What’s the best-case and worst-case scenario we can hope for from the commitment between Donald Trump and Kim Jong Un? And how can anyone be sure that North Korea is really denuclearising? A look at some of the questions.
1. Between Trump and Kim, who got the better deal?
Both Trump and Kim got things they want. Trump appears to have resolved the immediate threat of war and cast himself as a peacemaker. But Kim’s wins — suspended US military drills, new international status, improved relations with China and South Korea and talk of easing sanctions — are more substantial.
2. What are the chances that the Koreas will actually be united as one nation?
They’re better now than they were a year ago. But reconciling the two political systems is daunting. More likely is decades of economic and cultural integration before anything that could be described as unification is possible.
3. How will this change relations between the US and South Korea, particularly the presence of US troops?
So far, Trump and South Korean President Moon Jae-in are pretty much in line. There are still few details about Trump’s decision to suspend US “war games” in South Korea, which could fuel discussion about a weakening of the alliance. While Trump has talked about lowering overseas troop deployments, he says that’s not on the table for South Korea right now.
4. What do we now know about Kim that we didn’t know before, based on his presence at the summit?
We know that Kim is far less cautious about his public appearances than many had surmised. He didn’t look exactly comfortable strolling around Singapore’s tourist spots surrounded by a phalanx of guards, but he spent more than two hours out on the town, and seemed happy to have those images published back in Pyongyang.
5. How can anyone be sure that North Korea is really denuclearising? And how can the US make sure Kim will keep his commitments?
That’s perhaps the biggest of the many questions left unanswered by this joint statement yesterday. Not only was there no mention of verification and inspection, but the two sides didn’t establish what denuclearisation means. Asked about this yesterday, Trump said: “I think he wants to get it done. I really feel that very strongly.”
6. Apart from denuclearisation, could you give a quick recap of what was agreed to at the summit and what we need to watch for in the coming months?
There are four main points of the joint statement: establishing new US-North Korea relations, building a lasting and stable peace regime, reaffirming North Korea’s commitment to “complete denuclearisation” and repatriating American war dead. There’s also Trump’s decision to suspend military exercises.
7. Did Trump or Kim say anything about the human rights record of North Korea? How will this rapprochement affect ordinary North Koreans?
This question led to some of the most interesting exchanges during Trump’s sprawling news conference after the signing with Kim. First, Trump acknowledged that human rights was not a major topic during the meeting, saying it “was discussed relatively briefly compared to denuclearisation.” When pressed later about whether he had betrayed the political prisoners in North Korean gulags, Trump suggested that improving relations would help them.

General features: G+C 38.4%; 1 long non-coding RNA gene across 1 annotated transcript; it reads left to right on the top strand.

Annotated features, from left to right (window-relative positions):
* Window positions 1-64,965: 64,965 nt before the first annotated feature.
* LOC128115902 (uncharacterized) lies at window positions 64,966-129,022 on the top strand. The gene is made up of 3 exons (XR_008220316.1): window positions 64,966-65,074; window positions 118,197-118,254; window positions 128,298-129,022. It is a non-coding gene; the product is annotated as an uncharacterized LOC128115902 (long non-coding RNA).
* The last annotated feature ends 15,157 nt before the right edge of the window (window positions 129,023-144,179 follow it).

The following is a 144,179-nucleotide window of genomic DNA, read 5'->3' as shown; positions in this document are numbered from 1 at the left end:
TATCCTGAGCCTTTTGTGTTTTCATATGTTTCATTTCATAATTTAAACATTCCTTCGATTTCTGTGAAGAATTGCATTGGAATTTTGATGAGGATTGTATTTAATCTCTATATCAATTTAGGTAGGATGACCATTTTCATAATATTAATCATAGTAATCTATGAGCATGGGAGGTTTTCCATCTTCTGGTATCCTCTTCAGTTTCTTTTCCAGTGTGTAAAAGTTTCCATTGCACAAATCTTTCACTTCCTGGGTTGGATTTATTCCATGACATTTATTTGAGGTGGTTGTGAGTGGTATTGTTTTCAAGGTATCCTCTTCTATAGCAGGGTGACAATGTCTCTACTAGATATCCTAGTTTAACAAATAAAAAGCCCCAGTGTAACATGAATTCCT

8. Who made this summit possible, and why wasn’t South Korean President Moon Jae-in invited?
A lot of people can claim credit for making the summit happen, Kim and Trump, obviously. But Moon played a key role in opening the dialogue and getting things back on track after Trump cancelled the meeting last month. China and Singapore also provided key logistical support.
9. Is this summit a game-changer for Asia and the rest of the world? Which countries have the most riding on a concrete peace deal?
Rather than a game-changer, this was more of a breakthrough in how the US and North Korea talk to each other. Having open channels of communication can only minimise the risk of miscalculation. North Korea and South Korea have the most riding on a peace deal, but China, which is next door, is probably next in line.
10. What have observers been saying about the possibility of Trump (or Kim) getting a Nobel Peace Prize?
Moon says Trump deserves a Peace Prize. Others might say it’s Moon who is probably more deserving, since he was pushing Trump and Kim toward peace when they were still both threatening nuclear war. Others might say let’s wait until there’s an actual peace deal before we start doling out accolades.
11. Why has it taken this long to get North Korea to the table? What’s the best-case and worst-case scenario we can hope for?
North Korea has resisted talks over the years because it disagreed with the US’s preconditions — mainly, a clear commitment to an inspection-and-verification regime. But it has long wanted a meeting with a US president. Trump’s decision to meet Kim without that clear path to denuclearisation removed the roadblock.
Best-case scenario is the two sides start talking, North Korea decides the US is no longer a threat and scales back its arsenal. Worst case is the US decides North Korea isn’t cooperating and we go back to war threats.
12. After all those nuclear and missile tests, it seems as if Kim Jong-un has suddenly signalled he wants peace. Why the change of strategy?
There is not enough known about North Korea to fully explain Kim’s motivations. But the North Koreans have expertly escalated and de-escalated tensions to suit their needs over the years. Now that Kim has a hydrogen bomb and missiles that can deliver it to the US, he says he doesn’t need to test them anymore and can dedicate more of his resources toward the economy.
Also, this has been a long time coming. Kim has put an increasing focus on developing his nation’s economy since he came to power in 2011.